• Absurdly Spacious Sewer: In New York, it turns out the sewer is big enough to accommodate Johnny riding on his horse. And there's still a bit of height left for him to aim his arm upward toward the alternate Diego Brando.
  • Actually Four Mooks: An extreme non-video game example in the form of the Eleven Men, a group of henchmen sent by the Big Bad to hunt down our two heroes. Their Stand Tatoo You! enables them to merge into and out of each other via the tattoos on their backs, effectively allowing every mook to exist inside a single member like a living Clown Car.
  • Adaptational Villainy: While part 1's Dario Brando was an abusive Jerkass and alcoholic, this continuity's Dario manages to be even worse by trying to drown Diego as a baby. It doesn't help that in this continuity he survives.
  • Alternate Continuity: Steel Ball Run takes place in a new universe and does not continue the story from the previous parts, albeit there are numerous Mythology Gags and retooling of concepts from previous parts.
  • Alternate History: A minor example, Naples has remained a city state as of 1890, deciding against joining the unified Italy. Sometime after the race, a revolution occurs, the monarchy is ousted, and Naples is absorbed into a republic.
    • Funny Valentine is the 23rd president of the United States instead of Benjamin Harrison.
  • America Saves the Day: Johnny is full blooded American, so much so that he got stars painted on to his hands when he gained Tusk.
    • Inverted with the Big Bad, who is the President of the United States. He claims he wants the corpse parts to protect his country, but his actions and the napkin speech show his true colors.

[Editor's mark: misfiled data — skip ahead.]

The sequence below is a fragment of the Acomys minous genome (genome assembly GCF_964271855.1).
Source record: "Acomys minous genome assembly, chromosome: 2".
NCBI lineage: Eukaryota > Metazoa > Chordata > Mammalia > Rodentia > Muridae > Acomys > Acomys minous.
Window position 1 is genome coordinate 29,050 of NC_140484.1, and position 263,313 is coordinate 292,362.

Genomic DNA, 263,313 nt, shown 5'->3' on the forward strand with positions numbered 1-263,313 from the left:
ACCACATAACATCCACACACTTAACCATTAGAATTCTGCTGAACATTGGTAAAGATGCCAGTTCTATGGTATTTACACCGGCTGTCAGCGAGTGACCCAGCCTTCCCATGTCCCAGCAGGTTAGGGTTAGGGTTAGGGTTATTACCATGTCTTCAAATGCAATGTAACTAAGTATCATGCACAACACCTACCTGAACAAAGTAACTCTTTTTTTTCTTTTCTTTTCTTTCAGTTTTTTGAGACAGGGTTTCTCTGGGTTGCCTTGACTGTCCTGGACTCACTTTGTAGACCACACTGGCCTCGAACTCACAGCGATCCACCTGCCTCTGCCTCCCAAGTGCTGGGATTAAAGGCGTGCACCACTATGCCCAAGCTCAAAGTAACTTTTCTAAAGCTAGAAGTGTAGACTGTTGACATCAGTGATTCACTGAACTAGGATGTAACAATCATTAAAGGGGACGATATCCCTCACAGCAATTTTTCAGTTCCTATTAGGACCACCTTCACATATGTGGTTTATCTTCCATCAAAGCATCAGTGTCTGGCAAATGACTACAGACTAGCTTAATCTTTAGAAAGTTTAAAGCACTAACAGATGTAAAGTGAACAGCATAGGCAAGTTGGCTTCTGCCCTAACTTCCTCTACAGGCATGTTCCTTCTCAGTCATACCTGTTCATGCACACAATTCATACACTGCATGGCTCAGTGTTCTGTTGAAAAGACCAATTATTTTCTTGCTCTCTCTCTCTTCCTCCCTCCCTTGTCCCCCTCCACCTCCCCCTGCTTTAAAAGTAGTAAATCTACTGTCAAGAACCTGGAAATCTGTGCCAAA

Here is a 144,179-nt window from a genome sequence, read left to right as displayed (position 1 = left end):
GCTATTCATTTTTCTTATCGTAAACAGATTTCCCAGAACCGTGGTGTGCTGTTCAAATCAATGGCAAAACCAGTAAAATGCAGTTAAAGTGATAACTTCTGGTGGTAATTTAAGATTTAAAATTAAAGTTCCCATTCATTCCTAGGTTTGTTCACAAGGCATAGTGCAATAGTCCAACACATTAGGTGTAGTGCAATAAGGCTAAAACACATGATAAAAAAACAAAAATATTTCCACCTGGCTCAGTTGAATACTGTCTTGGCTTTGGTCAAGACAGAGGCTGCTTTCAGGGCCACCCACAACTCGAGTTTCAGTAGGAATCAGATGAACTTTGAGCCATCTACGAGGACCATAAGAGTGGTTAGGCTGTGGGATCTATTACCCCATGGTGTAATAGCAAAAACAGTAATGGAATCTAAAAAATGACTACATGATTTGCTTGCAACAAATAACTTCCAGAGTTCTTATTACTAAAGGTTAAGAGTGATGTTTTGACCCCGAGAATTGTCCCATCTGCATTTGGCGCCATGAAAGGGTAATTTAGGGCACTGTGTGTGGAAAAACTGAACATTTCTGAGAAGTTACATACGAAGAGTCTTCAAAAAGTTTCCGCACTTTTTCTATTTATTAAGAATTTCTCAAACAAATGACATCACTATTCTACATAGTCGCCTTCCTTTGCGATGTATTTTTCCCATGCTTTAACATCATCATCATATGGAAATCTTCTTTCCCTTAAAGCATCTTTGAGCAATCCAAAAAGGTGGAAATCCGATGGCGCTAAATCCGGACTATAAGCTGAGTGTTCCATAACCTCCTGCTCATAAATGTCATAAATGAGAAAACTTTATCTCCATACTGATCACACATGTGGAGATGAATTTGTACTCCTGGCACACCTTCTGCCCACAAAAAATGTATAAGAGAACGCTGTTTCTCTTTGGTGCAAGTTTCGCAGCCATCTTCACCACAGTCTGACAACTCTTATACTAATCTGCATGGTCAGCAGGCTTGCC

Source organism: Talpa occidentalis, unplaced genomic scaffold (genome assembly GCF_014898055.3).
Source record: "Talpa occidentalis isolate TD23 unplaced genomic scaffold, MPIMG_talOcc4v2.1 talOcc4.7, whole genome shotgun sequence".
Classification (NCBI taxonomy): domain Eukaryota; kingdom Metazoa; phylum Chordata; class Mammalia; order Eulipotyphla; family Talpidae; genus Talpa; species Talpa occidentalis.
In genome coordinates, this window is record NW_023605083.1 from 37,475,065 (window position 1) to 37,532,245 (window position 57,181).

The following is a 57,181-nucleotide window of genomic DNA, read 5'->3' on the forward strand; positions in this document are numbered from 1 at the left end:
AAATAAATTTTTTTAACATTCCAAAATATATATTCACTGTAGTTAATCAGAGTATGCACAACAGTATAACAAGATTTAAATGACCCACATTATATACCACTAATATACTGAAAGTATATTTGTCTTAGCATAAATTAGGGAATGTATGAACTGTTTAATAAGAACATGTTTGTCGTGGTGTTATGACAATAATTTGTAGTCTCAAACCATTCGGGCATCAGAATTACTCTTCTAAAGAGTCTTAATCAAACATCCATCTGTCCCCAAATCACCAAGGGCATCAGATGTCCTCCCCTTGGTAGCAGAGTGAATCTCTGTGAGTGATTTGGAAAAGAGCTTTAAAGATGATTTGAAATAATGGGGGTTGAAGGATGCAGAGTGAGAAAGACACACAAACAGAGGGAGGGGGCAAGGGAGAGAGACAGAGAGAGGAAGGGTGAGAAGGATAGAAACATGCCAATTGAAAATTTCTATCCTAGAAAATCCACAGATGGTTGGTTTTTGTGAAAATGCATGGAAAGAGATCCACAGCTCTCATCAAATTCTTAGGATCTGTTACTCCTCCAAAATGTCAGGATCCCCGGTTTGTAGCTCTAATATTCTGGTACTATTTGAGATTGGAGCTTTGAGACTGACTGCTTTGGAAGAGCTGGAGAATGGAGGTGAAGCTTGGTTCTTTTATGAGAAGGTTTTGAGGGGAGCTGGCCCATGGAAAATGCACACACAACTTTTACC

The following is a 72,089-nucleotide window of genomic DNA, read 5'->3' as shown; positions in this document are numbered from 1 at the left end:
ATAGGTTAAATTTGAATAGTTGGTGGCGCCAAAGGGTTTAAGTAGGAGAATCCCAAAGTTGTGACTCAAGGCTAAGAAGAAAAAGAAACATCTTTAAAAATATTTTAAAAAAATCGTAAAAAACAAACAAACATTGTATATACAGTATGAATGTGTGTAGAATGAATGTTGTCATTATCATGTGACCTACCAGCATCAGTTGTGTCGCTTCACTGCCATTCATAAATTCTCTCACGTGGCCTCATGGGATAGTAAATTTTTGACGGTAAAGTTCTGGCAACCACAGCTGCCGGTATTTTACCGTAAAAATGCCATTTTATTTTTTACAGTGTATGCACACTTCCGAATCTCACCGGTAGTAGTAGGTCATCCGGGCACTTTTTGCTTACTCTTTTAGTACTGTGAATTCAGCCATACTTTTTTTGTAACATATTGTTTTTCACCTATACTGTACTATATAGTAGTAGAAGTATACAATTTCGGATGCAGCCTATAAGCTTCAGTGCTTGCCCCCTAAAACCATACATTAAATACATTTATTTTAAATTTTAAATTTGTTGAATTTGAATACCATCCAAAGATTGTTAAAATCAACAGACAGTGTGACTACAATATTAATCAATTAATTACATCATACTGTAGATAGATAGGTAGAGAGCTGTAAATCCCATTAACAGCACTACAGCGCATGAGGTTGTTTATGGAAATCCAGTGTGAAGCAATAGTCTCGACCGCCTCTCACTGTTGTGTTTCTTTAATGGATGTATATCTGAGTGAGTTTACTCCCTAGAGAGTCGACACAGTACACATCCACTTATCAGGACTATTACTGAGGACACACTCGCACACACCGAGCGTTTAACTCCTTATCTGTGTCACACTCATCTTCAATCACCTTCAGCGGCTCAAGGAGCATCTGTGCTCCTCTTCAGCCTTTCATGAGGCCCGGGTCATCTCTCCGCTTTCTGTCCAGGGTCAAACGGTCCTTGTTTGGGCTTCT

• And I Must Scream:
    • Also counts as Almost Out of Oxygen. When Magent Magent falls into the Delaware River, he uses his stand 20th Century Boy, which pretty much makes him invincible while in a kneeling position, so that he won't drown and Diego will be able to rescue him. When that doesn't happen, he eventually stops thinking and remains at the bottom of the river indefinitely.
    • Sugar Mountain can turn people into immobile faces in its wood if they fail its test.
  • Anyone Can Die: Taken even further than usual in this Part. Usually in JoJo, no main character is truly safe, but when they do die, it’s usually near the end or at a moment of maximum drama. In SBR, major characters die left and right, and it isn’t always a dramatic death either.
  • Art Evolution: One of the most notable aspects of SBR relative to other parts is the fact that, due to it eventually moving to a monthly magazine, Araki had more time to refine his art. You can even see this happen gradually as Araki experiments with more detailed cross-hatching in certain panels, and changing around the proportions of his characters to be more realistic.